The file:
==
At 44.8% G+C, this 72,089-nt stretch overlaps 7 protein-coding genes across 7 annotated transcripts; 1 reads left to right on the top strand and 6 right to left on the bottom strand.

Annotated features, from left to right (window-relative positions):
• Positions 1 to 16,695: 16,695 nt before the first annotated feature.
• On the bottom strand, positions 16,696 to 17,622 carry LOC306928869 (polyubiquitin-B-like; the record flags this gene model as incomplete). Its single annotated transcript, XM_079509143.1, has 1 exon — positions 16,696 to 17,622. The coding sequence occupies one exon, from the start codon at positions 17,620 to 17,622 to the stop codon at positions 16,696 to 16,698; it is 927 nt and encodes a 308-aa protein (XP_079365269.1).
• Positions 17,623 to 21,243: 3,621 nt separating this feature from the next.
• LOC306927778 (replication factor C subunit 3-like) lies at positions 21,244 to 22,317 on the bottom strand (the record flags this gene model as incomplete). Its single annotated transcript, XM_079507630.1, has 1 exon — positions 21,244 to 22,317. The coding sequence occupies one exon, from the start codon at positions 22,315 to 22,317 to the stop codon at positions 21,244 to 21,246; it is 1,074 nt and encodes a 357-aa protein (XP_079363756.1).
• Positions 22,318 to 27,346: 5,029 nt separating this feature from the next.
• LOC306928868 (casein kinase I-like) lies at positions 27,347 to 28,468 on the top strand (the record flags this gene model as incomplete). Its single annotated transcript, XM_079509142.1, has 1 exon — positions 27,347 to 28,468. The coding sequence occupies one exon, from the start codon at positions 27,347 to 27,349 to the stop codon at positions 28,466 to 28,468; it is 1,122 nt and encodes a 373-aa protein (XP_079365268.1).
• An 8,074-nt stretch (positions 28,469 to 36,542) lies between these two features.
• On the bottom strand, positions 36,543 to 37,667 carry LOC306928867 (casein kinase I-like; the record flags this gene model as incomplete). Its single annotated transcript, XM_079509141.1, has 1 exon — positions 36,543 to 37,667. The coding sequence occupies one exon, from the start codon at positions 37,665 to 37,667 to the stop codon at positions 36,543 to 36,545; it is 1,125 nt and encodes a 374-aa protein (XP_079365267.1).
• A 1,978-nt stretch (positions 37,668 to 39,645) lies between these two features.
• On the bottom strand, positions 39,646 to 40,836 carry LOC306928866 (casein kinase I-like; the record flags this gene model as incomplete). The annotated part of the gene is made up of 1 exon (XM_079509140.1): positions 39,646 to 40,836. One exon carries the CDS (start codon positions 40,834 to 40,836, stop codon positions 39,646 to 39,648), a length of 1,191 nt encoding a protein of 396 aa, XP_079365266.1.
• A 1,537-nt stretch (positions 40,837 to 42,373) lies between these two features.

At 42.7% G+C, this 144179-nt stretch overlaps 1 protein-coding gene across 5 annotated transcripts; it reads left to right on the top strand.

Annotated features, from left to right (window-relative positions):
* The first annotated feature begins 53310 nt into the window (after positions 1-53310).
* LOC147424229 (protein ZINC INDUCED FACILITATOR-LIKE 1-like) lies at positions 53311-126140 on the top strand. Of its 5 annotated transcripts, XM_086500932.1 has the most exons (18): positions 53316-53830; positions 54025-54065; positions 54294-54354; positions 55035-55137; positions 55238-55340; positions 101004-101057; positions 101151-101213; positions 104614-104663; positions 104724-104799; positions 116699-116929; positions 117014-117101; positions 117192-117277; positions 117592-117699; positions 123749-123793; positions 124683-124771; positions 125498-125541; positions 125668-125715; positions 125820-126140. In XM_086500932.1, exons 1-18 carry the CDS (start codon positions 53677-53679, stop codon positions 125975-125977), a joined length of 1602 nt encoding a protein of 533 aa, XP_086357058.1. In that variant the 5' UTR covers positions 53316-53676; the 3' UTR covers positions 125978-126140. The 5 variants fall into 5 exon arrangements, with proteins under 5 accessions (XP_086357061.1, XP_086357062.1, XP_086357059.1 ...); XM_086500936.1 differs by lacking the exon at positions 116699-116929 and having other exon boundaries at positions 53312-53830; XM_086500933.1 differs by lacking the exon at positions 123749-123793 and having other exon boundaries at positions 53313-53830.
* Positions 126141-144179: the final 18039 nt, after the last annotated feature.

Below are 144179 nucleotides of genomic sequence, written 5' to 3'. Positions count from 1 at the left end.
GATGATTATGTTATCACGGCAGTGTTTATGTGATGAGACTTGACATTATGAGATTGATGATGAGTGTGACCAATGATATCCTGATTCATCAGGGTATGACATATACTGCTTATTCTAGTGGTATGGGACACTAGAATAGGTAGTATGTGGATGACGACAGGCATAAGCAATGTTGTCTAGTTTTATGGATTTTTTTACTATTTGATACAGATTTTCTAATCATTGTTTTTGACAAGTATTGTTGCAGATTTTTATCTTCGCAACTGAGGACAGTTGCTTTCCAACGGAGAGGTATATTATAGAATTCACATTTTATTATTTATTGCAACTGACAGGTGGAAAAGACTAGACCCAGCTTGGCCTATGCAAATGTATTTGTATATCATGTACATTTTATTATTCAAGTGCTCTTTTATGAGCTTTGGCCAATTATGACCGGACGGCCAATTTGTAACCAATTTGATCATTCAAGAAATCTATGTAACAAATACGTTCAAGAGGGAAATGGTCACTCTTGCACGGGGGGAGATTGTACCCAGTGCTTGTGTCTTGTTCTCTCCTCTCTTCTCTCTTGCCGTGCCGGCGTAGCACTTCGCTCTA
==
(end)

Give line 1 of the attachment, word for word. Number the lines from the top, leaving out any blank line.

At 44.8% G+C, this 72,089-nt stretch overlaps 7 protein-coding genes across 7 annotated transcripts; 1 reads left to right on the top strand and 6 right to left on the bottom strand.